Encouragingly, policy makers are beginning to take notice. China, for example, has issued new regulations on clinical application of novel interventions; it requires licensing for clinics that provide unproven stem cells. India has issued guidelines on stem cell research and therapy. As noted previously in this blog, the scientific society ISSCR issued guidelines urging clinicians to offer nonvalidated stem cell interventions to patients only in the context of clinical trials designed to test safety and efficacy. Problem is (according to the article), guidelines are sporadically enforced, if that.

I think there is much more that governments and professional societies can and should do to stem this unethical conduct. Though most of these clinics are located outside of North American and Europe, some overseas clinics have reputable, North American / European scientists and clinicians on their advisory board or have partnerships with biotechnology companies that are based in North America / Europe. Examples include Stemedica (which includes several Stanford and UCSD faculty on its advisory board), and Theravitae (which has involved close collaboration with University of Pittsburgh clinicians), and Vescell (which includes Nobelist Aaron Ciechanover on its scientific advisory board). All of these companies offer stem cell interventions to large numbers of patients outside trials, and make claims that their interventions are effective when, in fact, they remain unproven.

1- Research ethics policies should condemn scientist-clinicians who travel or collaborate abroad in delivering nonvalidated, potentially risky interventions overseas outside the context of a clinical trial. Policies should state clearly the imperative of subjecting nonvalidated interventions to systematic study.
2- Institutions should not allow these clinics to trade on their reputations, and should sanction faculty members who are involved in such activities.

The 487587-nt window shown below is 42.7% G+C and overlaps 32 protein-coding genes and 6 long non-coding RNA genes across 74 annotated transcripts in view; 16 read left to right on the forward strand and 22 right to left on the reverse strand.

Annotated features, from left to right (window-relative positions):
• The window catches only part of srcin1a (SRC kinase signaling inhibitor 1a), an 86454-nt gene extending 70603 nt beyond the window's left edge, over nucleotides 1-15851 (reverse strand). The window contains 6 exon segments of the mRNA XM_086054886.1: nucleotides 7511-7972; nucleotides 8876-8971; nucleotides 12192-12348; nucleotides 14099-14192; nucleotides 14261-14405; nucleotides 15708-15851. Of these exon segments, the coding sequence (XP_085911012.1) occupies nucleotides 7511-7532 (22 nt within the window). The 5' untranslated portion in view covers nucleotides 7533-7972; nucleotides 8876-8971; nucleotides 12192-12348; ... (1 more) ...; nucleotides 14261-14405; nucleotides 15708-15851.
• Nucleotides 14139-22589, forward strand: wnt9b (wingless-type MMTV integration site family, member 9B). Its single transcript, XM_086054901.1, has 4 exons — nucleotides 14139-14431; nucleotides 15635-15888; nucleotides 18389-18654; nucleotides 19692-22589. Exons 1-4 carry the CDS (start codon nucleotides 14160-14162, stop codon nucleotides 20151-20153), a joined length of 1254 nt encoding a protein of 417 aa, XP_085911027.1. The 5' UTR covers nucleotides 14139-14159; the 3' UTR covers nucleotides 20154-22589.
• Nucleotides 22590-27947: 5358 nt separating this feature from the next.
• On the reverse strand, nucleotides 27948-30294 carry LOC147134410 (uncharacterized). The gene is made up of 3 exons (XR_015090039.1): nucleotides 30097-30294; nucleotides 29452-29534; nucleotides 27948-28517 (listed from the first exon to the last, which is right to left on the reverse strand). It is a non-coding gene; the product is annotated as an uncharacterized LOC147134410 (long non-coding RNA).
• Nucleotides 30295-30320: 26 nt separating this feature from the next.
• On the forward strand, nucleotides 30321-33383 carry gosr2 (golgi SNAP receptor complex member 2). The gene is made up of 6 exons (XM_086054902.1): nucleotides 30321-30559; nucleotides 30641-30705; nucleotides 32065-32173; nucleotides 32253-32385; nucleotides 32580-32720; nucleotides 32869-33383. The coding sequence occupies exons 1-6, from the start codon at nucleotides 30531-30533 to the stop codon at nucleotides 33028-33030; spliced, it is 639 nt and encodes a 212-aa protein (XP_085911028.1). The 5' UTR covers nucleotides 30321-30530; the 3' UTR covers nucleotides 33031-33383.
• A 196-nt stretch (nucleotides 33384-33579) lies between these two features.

3- professional societies in medical fields (e.g. cardiology) and research areas (stem cells, gene transfer) should steward the standing and credibility of their research field by developing policies and standards that discourage inappropriate activities– through social pressure– by providing a benchmark against which the conduct of scientists and clinicians can be judged.

(photo credit: Insert Photographer Here, 2006)

BibTeX

@Manual{stream2009-84,
    title = {Quack You! Medical Tourism and Stem Cells},
    journal = {STREAM research},
    author = {Jonathan Kimmelman},
    address = {Montreal, Canada},
    date = 2009,
    month = sep,
    day = 23,
    url = {http://www.translationalethics.com/2009/09/23/quack-you-medical-tourism-and-stem-cells/}
}

MLA

Jonathan Kimmelman. "Quack You! Medical Tourism and Stem Cells" Web blog post. STREAM research. 23 Sep 2009. Web. 21 Jul 2017. <http://www.translationalethics.com/2009/09/23/quack-you-medical-tourism-and-stem-cells/>

APA

Jonathan Kimmelman. (2009, Sep 23). Quack You! Medical Tourism and Stem Cells [Web log post]. Retrieved from http://www.translationalethics.com/2009/09/23/quack-you-medical-tourism-and-stem-cells/